In Easy Explorer 3, we introduced an advanced search option that allows you to search for files based on attributes other than its name. To use the advanced search function, click on the Advanced Search button on the bottom of the explorer window:
This brings up the Advanced Search window, where you enter your search criteria.
On the left panel, a list of all the available file functions are displayed e.g. Name, Size, Created, Accessed, etc. Clicking on any of the items will bring up the description on how to use that function. There is also a list of support functions that’s required when working with dates, time, and text values.
The basic rule is that you use a single function like this e.g. search only for files smaller than 1024 bytes:
Size < 1024
You can combine multiple search criteria using AND and OR, but you must use brackets to group the criteria e.g. search only for files smaller than 1024 bytes or the name contains the word ‘finance’:
(Size < 1024) OR (NameContains(‘finance’))
There is no limit to the number of criteria you use, but the important thing is to use the brackets to group the criteria correctly e.g.
( (Size < 1024) OR (NameContains(‘finance’) OR NameContains(‘production’)) ) AND (Modified > EncodeDate(2019, 1, 7))
will (search for files smaller than 1024 bytes OR (the name contains the word ‘finance’ or ‘production’)), AND after all that, the file must have been modified after July 1, 2019.
In addition to the normal file properties, you can also search based on the extended attributes. To see which extended attributes are available on your system, right click on the column header in the explorer window to bring up the list of available columns:
and click on the More… item. The list of extended attributes are then displayed.
To search an extended attribute, use the Attribute function e.g.
returns the Width attribute (if available) of the file. So if the file is an image file, a value will be returned. On our system, the Width attribute is displayed with a pixels suffix i.e.
So if we wanted to search for image files with a width of 3968 pixels, we would need to use this search criteria:
Attribute(‘Width’) = ‘3968 pixels’
We can also return the attribute as a number using the AttributeAsNumber function e.g.
This function attempts to return the attribute’s text value (in this case ‘3968 pixels’) as a numerical value (3968). If the attribute value cannot be converted to a number, a value of 0 is returned.
Now that we can get the width attribute as a number, we can easily apply range checks to it e.g.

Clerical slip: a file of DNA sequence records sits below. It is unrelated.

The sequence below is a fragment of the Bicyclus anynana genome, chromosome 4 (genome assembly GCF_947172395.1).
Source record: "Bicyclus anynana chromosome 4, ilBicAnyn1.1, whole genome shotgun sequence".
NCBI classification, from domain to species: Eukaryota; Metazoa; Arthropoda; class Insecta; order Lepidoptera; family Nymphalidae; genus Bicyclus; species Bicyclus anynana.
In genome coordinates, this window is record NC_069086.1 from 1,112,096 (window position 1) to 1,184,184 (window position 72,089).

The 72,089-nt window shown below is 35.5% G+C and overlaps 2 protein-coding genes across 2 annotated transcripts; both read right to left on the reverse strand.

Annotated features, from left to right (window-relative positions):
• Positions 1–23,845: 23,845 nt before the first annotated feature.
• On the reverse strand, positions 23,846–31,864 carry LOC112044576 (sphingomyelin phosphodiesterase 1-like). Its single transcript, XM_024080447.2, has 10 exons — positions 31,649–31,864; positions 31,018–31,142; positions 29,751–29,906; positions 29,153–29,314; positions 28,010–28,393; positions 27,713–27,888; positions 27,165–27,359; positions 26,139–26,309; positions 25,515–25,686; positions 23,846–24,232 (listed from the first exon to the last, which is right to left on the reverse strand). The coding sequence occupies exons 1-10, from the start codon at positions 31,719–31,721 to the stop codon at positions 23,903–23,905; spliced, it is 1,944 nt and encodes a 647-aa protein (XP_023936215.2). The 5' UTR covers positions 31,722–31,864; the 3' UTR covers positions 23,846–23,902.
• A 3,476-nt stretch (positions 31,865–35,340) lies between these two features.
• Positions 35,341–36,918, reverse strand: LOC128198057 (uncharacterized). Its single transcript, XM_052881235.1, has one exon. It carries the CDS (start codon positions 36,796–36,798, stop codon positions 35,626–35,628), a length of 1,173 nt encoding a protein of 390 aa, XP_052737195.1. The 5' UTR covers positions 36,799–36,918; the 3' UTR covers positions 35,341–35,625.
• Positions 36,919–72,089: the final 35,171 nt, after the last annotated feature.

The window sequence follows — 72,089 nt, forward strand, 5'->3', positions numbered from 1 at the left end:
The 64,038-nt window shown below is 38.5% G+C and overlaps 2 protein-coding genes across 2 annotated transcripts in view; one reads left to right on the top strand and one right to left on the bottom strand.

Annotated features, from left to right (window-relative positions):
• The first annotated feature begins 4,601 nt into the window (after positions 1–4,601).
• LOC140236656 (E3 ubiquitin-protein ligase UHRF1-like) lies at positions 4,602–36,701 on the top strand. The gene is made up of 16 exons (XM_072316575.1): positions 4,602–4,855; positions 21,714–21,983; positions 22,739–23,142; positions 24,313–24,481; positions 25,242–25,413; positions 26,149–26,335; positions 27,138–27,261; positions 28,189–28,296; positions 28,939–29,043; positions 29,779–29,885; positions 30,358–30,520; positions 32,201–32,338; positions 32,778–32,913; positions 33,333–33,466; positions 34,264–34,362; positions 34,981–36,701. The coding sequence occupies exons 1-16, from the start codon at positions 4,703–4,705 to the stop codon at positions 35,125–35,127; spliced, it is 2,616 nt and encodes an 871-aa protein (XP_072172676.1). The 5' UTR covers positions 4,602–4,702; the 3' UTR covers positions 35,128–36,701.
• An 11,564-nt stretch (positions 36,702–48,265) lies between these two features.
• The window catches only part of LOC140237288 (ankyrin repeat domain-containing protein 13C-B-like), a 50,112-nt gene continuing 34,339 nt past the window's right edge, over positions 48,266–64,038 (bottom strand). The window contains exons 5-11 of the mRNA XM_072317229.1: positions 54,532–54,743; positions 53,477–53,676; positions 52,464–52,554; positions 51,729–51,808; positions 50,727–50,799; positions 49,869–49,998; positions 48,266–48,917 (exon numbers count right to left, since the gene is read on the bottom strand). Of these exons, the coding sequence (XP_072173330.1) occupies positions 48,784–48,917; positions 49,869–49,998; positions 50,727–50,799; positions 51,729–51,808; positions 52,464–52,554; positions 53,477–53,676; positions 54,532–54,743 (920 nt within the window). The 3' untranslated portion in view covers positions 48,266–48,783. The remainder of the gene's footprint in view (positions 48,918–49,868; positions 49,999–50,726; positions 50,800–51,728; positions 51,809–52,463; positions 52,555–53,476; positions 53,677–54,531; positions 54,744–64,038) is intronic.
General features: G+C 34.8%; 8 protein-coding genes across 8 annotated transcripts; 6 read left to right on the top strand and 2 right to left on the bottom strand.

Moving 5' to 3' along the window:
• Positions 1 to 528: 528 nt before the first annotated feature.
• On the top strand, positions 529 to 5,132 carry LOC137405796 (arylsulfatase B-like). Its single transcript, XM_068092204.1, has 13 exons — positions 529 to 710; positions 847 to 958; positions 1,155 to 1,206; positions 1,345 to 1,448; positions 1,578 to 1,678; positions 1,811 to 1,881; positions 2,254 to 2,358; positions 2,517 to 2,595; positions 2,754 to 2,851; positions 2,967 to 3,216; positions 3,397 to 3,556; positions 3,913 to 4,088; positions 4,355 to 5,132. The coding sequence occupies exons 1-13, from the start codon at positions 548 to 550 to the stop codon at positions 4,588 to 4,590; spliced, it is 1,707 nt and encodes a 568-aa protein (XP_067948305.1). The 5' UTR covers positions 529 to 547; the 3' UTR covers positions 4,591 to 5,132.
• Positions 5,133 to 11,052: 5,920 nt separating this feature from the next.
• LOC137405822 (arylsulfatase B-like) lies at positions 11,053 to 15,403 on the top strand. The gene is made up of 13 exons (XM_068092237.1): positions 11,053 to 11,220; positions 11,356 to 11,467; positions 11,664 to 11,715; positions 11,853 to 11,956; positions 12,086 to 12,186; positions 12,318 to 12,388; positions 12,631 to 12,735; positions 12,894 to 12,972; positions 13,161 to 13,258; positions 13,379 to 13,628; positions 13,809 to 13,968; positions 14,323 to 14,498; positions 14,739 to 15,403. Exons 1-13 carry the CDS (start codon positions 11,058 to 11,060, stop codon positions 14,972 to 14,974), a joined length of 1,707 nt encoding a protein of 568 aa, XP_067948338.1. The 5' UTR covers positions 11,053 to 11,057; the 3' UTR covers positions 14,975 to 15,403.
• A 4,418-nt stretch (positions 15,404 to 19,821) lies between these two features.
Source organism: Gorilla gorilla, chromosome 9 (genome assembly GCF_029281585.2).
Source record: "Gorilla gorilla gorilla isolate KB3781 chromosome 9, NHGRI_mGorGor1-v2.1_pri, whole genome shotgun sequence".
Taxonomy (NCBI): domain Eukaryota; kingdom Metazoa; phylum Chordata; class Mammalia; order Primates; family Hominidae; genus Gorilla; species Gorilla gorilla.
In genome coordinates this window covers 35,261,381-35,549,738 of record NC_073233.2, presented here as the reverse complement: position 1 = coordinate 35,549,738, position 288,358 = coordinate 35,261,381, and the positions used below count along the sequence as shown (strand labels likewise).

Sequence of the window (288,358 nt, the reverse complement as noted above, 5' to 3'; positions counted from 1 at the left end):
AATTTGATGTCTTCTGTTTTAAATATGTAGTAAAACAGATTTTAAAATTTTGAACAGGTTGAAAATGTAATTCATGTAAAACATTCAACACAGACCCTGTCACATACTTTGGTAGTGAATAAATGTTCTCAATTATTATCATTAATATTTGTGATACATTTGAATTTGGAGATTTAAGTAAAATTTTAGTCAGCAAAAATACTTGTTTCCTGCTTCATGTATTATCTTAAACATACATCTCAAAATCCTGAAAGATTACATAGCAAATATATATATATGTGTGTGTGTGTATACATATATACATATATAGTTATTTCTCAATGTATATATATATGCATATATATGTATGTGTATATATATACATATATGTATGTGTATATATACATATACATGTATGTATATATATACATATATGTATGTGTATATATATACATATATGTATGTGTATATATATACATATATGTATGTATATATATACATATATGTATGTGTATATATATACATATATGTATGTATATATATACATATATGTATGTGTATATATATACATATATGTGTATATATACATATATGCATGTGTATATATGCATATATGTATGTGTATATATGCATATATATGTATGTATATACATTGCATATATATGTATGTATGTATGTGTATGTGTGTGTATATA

AttributeAsNumber(‘Width’) > 3776
(AttributeAsNumber(‘Width’) > 3776) OR (AttributeAsNumber(‘Width’) < 1024)
(AttributeAsNumber(‘Width’) > 3776) AND (AttributeAsNumber(‘Height’) > 2048)
Extended attributes allow you to perform some very advanced searches. For example, say we have the following Excel files:
We can search on the Authors and Subject attributes easily in Easy Explorer. E.g.
Attribute(‘Authors’) = ‘Yeoh Ray Mond’
will return all files created by ‘Yeoh Ray Mond’. If we want to search for all files containing the word ‘Financials‘ in its subject, we will need to use the TextContains function in addition to the Attribute function. The Attribute function returns the full value of the specified attribute, so for the first file, it will return ‘Financials for April 2019’. We could write the search criteria like so:
Attribute(‘Subject’) = ‘Financials for April 2019’
but it will limit our search to only the first file. In this case, we want to return the third file too. To do that, we use the TextContains function e.g.
TextContains takes 3 parameters. The first parameter is the value to search in. In this case, it will be the value of the Subject attribute. The second parameter is the value to search for, in this case the word ‘Financials’. The third optional parameter is to indicate if the search is case-sensitive. The default value is false, so you could write the search criteria in any of these ways:
To perform a case sensitive search, pass TRUE in the third parameter e.g.
TextContains(Attribute(‘Subject’), ‘Financials’, TRUE)
There are also 2 additional text functions, TextStartsWith and TextEndsWith, that checks if the text starts or ends with a specific value respectively, and accepts the same parameters as TextContains e.g.
TextStartsWith(Attribute(‘Subject’), ‘Financials’, TRUE)
To search for attributes with blank values, do a comparison with an emtpy value e.g.
Attribute(‘Subject’) = ”
Conversely, to search for attributes with values:
Attribute(‘Subject’) <> ”
The ability to search on extended attributes opens up a lot of possibilities:
- For photos, you can search on camera attributes like exposure time, focal length, ISO speed, etc.
- For Office files, you can search on document attributes like authors, manager, subject, comments, etc.
- For multimedia files, you can search on attributes like bitrate, genre, length, etc.
- For images, you can search on image attributes like width, height, and bit depth.
If you encounter any issues using the search function on extended attributes, please do drop us a line at email@example.com.
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How to search for images which have any, or no, attribute entries. For example Images which have any entry at all in the Camera Maker attribute field. As another example, only photos which have a GPS Location entry – regardless of the specific location.
Otherwise, I am enjoying the use of this newly found program.
To search for files containing any value, use a blank value as reference e.g. Attribute(‘Camera maker’) <> ”. Conversely, use Attribute(‘Camera maker’) = ” to search for files where the Camera maker attribute is empty.